Table 1 Demographic and clinical data of 118 non pregnant adults with listeriosis, Lombardy region, Italy, 2006-2010

A total of 70 clinical isolates (52.2%) were serotype 1/2a, 52 (38.8%) serotype 4b, 9 (6.7%) serotype 1/2b and three (2.2%) serotype 1/2c. Prevalence of serotypes in the years under study is shown in Figure 1. Between 2006 and 2009, the number of cases caused by serotype 4b was constant, at about 7 to 11 cases per year, but in 2010 it rose up to 20. In contrast, the number of listeriosis cases caused by serotype 1/2a regularly increased from 7 in 2006 to 23 in 2010. The proportion of serotype 1/2a varied between 38.9% and 68.2% and that of serotype 4b between 31.8% and 50.0%.

Figure 1
figure 1

Annual prevalence of serotypes of Listeria monocytogenes in the period under study, Lombardy, Italy, 2006-2010.

Pregnancy-associated cases were equally associated with serotype 4b (seven cases) and 1/2a (seven cases), with only one case caused by serotype 1/2b.

The mean age of the non pregnancy-associated cases due to strains of serotype 1/2a was significantly lower than those caused by strains belonging to serotypes 1/2b and 4b (61.4 ± 17.6 vs. 67.2 ± 12.5, P = 0.04). 1/2b and 4b serotypes affected patients >65 years old more frequently than 1/2a (60.9% vs. 49.3%, P = 0.09). The all-cause fatality rate was higher when the L. monocytogenes isolates belonged to 1/2b and 4b serotypes than to 1/2a serotype (31.6% vs. 18.6%, P = 0.09).

Seventy-three AscI pulsotypes were recognized among the 134 human isolates. Twelve PFGE clusters, including three to 31 isolates, were identified (Figure 2). Three additional clusters included two isolates. Clusters consistently correlated with serotypes (Figure 2).

Figure 2
figure 2

Asc I-PFGE restriction patterns of the 134 isolates of Listeria monocytogenes identified in Lombardy in the years 2006-2010. The clonal complex (CC) is indicated in brackets when its identification number is different than the correspondent sequence type (ST).

The 134 isolates represented 25 STs, which grouped into 23 CCs. Within 4b isolates, three CCs were more prevalent: CC1 (22 isolates), CC2 (11 isolates) and CC3 (11 isolates). CC101 was highly prevalent within the 1/2a serotype (32 isolates). Distribution of CCs in the period 2006-2010 is illustrated in Figure 3.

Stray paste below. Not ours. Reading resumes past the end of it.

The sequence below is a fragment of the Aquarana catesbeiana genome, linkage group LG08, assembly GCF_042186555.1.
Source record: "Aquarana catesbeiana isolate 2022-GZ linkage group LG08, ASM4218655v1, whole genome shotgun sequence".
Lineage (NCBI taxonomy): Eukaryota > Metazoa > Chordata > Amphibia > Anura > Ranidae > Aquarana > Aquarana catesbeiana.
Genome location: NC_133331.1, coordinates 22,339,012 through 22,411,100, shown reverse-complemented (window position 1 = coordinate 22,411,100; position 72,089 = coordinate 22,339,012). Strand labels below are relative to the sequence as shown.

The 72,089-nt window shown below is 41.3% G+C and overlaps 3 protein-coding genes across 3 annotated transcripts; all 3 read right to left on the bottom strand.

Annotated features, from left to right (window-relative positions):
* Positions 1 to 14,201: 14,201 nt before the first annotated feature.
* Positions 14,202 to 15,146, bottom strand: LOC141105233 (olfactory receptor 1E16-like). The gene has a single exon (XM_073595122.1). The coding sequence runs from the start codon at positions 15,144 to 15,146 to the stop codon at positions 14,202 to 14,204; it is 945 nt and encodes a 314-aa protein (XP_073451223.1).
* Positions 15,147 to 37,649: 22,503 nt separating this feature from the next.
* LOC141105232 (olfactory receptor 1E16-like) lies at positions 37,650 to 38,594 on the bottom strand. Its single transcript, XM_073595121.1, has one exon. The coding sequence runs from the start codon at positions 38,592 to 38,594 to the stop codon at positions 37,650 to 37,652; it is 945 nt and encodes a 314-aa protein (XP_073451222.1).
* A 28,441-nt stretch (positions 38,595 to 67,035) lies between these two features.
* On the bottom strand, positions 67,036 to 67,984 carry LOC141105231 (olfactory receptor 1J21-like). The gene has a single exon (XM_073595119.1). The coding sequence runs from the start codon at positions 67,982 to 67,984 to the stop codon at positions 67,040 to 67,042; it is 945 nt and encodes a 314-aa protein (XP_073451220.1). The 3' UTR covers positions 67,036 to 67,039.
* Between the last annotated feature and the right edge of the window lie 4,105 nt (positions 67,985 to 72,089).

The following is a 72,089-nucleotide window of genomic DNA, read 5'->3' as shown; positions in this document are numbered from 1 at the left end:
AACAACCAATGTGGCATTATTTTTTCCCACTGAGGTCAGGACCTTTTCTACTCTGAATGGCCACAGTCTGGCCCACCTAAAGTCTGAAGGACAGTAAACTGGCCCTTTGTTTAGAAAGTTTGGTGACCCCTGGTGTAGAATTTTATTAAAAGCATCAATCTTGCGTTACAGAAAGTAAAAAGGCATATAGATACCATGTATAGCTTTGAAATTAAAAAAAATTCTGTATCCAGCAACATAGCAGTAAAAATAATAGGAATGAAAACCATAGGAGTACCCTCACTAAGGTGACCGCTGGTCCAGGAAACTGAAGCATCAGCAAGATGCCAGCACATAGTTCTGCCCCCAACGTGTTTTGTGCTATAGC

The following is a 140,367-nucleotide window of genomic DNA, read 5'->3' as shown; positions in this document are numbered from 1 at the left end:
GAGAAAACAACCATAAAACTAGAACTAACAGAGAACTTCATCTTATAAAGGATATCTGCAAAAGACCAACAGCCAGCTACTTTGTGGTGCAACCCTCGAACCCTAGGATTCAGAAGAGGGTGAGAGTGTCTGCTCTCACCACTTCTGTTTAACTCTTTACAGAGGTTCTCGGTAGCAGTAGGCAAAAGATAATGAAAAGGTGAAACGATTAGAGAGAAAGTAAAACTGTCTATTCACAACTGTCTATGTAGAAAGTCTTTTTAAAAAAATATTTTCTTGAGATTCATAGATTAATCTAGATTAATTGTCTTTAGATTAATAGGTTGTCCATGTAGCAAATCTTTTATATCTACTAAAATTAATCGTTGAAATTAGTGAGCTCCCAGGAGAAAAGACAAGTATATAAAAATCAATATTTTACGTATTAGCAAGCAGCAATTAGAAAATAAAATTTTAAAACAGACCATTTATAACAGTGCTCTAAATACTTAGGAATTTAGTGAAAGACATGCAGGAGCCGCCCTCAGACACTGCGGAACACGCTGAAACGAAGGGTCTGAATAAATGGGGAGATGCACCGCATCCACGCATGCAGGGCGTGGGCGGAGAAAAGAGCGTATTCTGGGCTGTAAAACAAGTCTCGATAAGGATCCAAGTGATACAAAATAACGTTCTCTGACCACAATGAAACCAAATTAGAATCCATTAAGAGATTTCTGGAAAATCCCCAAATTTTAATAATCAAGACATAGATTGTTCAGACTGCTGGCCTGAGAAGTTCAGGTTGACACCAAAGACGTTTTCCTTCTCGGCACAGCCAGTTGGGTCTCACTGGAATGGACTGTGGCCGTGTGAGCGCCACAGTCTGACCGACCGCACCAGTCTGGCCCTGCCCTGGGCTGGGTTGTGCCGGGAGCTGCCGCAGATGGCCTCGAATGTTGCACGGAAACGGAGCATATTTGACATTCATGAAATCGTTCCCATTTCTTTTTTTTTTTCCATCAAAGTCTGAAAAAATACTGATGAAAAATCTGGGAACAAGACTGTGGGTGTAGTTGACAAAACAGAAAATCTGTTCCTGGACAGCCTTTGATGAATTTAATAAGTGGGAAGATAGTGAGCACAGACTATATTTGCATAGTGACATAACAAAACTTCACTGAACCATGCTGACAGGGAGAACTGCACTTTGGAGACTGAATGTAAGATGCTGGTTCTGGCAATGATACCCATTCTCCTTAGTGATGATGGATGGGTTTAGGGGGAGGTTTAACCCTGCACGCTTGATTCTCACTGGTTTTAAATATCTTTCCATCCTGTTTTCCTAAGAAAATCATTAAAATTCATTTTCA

Figure 3
figure 3

Distribution of clonal complexes of Listeria monocytogenes in the period under study, Lombardy, Italy, 2006-2010.

Table 2 summarizes the clinical and microbiological characteristics of the 94 listeriosis cases included in the PFGE clusters containing more than three isolates. The 15 pregnancy-associated cases were caused by strains belonging to nine PFGE clusters and 13 STs, each including no more than two isolates. Four isolates were unique. Cluster 11 deserves special attention, due to its geographic and temporal size: it included 31 isolates with serotype 1/2a and ST38/CC101. The identification of these isolates began in 2006 (two isolates), continued in 2007 and 2008 (one and two isolates, respectively), and peaked in 2009 and 2010, when 11 and 16 cases of infection were, respectively, caused by these strains. Through the entire 5-year period, cases were distributed in eight out of 12 provinces of Lombardy with the highest prevalence in Bergamo.

Table 2 Clinical and isolate subtype data associated with the major Asc I PFGE clusters identified in this study

No epidemiological link was detected among patients during the investigations which had been conducted by the local health authorities. More intensive epidemiological investigations following the identification of the increasing number of isolates in 2009 and 2010 failed to show any link with a specific food item.

A total of 53 L. monocytogenes isolates (39.5%) tested positive for the EC markers (Figure 2). ECI was the most prevalent (22 isolates 4b/ST1), followed by ECIV (11 isolates 4b/ST2), ECV (eight isolates 1/2a/ST8 and two isolates 1/2a/ST120) and ECII (seven isolates 4b/ST6 and a singleton 4b/ST520). One isolate (233) tested positive for the ECII marker by PCR, but yielded a mixed pattern by MVLST, because the gene inlB showed a sequence identical to ECIV, whereas the remaining five genes had a nucleotide sequence consistent with ECII. Only two isolates of serotype 1/2a of ST11 and ST14, respectively, tested positive for ECIII.


In Lombardy, the largest region of Italy with approximately 10 million inhabitants, during 2006-2010 the number of cases of listeriosis reported by the laboratory based surveillance system increased 161% [20]. The detection, identification and reporting procedures in use by the regional laboratories network remained substantially unchanged through the entire period. Consequently, an artifact of surveillance does not appear to explain this increase. Moreover, our findings are consistent with reports of listeriosis in Lombardy by the mandatory notification system of infectious diseases in the same period. Indeed, invasive listeriosis cases notified to the local health authorities increased from 35 in 2006 (incidence rate 0.37 per 100,000 population) to 70 in 2010 (incidence rate 0.74 per 100,000 population) [20]. This increase mainly affected non-pregnant subjects, in accordance with previous reports from other European countries [611]. In Italy, in the same period the number of confirmed cases of listeriosis fluctuated between 51 in 2006 and 118 in 2008, but with an incidence rate always < 0.2 cases per 100,000 population [10, 20]. Moreover, in 2010 the overall European notification rate was 0.35 cases per 100,000 population with a 3.2% decrease compared with 2009 [10]. The epidemiological trend in Lombardy appears to be counter to that of most European countries in during 2006-2010 [10].